From loyalty programs to tech to business travel, hotel industry experts discuss which trends and strategies will be more crucial than ever in the new year.
REPORT FROM THE U.S.—As 2021 quickly approaches, hoteliers and industry experts are beginning to predict which of 2020’s trends will stick around as well as new opportunities that could emerge.
The onset of the COVID-19 pandemic threw the entire hotel industry into chaos, forcing properties to either rethink their strategies for 2020 or completely overhaul their operations, writes Hotel News Now contributor Heidi Banak in a 25 November article.
Banak, coordinator and research analyst for Hotel & Leisure Advisors, and her colleagues, looked ahead to 2021 to predict which new and innovative strategies might stick around as trends in the new year.
Among the predictions include an increased focus on customer service following a record dip in occupancy. Many brands are extending loyalty programs through 2021 and maintaining communication with brand-loyal customers.
“These brands are looking to 2021 for gains in occupancy and more regular travel from their most frequent guests,” Banak writes.
Hotel CEOs know business travel will change in many ways, but one thing they’re certain about is that it will return, writes HNN’s Danielle Hess in a 9 November article covering the “CEOs check in; The new norm/an industry update” session of the 42nd Annual NYU International Hospitality Industry Investment Conference webinar series.
Keith Barr, president and CEO of InterContinental Hotels Group, said demand is starting to return in China with 400- to 500-person meetings.
Barr added that trend will follow in the U.S. and other parts of the world.
However, STR President Amanda Hite said during the “Statistically speaking” session of the NYU webinar series that 2021 is expected to be challenging for the industry, writes Hess in a 19 November article.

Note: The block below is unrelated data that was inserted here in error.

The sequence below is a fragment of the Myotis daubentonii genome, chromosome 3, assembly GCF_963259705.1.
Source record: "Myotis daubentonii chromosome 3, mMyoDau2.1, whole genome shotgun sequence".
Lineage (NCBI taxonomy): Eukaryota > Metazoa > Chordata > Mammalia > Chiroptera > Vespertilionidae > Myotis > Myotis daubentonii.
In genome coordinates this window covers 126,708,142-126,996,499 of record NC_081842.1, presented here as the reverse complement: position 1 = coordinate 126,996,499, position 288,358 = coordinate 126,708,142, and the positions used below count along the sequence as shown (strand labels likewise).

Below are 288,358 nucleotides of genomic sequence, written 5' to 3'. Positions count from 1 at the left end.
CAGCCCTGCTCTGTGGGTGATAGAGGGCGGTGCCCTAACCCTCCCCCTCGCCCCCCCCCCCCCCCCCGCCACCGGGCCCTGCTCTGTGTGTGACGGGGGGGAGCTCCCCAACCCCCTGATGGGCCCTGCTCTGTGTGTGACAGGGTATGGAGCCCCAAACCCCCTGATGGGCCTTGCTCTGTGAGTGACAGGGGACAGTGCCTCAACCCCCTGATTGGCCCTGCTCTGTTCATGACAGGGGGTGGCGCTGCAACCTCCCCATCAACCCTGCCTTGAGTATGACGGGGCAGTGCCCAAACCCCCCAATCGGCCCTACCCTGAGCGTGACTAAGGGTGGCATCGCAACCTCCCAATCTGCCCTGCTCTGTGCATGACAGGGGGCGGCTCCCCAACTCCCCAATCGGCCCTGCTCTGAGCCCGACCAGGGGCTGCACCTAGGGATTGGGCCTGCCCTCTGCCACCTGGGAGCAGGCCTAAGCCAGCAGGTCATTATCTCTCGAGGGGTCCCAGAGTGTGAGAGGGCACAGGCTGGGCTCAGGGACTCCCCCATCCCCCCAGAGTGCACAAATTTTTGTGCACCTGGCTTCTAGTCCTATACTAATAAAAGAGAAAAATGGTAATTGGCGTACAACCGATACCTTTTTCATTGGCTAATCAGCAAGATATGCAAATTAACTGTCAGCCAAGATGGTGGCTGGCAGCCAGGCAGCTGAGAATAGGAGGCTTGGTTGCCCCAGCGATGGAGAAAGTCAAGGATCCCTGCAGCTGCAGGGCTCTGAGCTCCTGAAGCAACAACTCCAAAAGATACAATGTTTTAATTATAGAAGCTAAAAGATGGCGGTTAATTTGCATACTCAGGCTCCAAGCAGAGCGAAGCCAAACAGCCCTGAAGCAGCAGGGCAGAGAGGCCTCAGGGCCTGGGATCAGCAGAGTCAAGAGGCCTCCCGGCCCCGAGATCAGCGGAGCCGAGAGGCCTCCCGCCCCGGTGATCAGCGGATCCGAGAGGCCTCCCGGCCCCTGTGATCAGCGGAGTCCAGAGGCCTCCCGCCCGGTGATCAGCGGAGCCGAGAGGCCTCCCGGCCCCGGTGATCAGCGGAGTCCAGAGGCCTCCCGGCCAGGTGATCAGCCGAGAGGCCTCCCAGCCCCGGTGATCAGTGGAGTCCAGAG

(STR is the parent company of HNN.)
“We’re anticipating the first half of 2021 will be where we expect to have potentially a vaccine, but control of the virus either through therapeutics or masks. (If) we are better at controlling the virus in the first half … the real pickup in business will happen in the second half,” Hite said.
STR expects some essential meetings and small- to medium-sized events to show up on the books in the second quarter of 2021, Hess writes.
With a full recovery in the overall industry lagging due to the lasting difficulties of COVID-19 and the U.S. presidential election, managing cash flow will be more crucial than ever in 2021, write HNN columnists Robert Rauch and Sarah Andersen in a 10 November opinion piece.
“Minimizing working capital and revisiting variable costs will be a requirement over the next year. After all, cash is king,” the two write.
If hoteliers do have the capital to invest in technology enhancements, it could help guests feel more confident in their hotel stay. Booking.com’s Future of Travel survey for 2020 shows that 63% of travelers want hotels to “use the latest tech” to ensure safety. And 64% of travelers feels tech “will be important in controlling health risks,” an 11 November infographic shows.
Ultimately, what mid- to entry-level managers can do for the next 18 to 24 months will prepare them for success in the new and ever-changing hospitality world, write HNN columnists Carl Winston and Scott Hermes in an 11 November opinion piece.
“Successful new industry leaders will emerge by realizing there are no sacred cows or status quo, and they are already adapting. Think outdoor experiences/dining, new housekeeping standards, in-room guest amenities, socially distanced events and contactless technology enhancements,” the two write. “Guests will continue to demand authentic and exceptional experiences along with enhanced safety and cleanliness.”